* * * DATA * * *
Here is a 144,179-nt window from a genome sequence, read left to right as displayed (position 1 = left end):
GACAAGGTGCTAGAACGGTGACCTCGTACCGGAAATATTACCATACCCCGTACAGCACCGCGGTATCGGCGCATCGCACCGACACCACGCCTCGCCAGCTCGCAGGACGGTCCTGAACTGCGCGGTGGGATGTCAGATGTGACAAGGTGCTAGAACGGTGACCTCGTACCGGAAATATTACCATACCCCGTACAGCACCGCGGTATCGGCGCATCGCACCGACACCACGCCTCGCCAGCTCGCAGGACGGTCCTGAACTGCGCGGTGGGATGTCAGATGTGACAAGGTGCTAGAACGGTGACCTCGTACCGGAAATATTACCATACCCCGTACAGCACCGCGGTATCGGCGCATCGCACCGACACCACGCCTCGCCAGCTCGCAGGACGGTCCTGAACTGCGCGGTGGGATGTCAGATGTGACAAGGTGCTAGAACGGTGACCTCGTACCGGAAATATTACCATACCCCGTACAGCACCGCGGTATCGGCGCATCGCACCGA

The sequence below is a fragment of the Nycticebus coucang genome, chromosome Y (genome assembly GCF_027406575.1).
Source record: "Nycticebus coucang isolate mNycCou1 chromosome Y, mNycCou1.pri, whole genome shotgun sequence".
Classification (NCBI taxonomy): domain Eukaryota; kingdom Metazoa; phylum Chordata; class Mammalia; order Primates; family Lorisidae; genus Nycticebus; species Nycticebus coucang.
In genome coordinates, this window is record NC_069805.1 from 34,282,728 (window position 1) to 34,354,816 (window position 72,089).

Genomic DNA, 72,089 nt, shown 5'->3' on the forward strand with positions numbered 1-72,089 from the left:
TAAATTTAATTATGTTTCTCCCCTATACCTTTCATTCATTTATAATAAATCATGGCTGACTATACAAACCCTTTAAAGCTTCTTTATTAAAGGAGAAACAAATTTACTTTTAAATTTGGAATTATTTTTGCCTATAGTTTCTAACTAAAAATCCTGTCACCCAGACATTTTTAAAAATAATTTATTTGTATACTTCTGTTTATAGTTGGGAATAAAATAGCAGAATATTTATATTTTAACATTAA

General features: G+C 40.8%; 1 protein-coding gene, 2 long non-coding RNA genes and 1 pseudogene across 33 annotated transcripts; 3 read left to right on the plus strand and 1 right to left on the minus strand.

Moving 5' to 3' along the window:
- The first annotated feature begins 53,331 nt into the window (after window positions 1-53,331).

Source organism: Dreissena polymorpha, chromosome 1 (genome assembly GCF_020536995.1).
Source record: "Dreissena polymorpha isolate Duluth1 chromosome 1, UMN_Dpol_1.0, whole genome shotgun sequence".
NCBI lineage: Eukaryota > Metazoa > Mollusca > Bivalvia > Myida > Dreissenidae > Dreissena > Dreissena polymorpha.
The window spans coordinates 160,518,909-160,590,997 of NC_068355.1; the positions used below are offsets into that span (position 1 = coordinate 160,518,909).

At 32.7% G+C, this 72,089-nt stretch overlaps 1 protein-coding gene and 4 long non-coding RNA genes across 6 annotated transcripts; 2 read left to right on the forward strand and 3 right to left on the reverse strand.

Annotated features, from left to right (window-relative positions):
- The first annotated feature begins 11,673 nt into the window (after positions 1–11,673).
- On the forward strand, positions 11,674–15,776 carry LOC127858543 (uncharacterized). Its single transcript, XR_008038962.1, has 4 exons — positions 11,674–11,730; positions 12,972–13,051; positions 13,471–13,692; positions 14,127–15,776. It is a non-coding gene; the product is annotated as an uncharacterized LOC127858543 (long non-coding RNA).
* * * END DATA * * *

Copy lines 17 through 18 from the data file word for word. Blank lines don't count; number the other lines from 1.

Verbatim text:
Annotated features, from left to right (window-relative positions):
- The first annotated feature begins 11,673 nt into the window (after positions 1–11,673).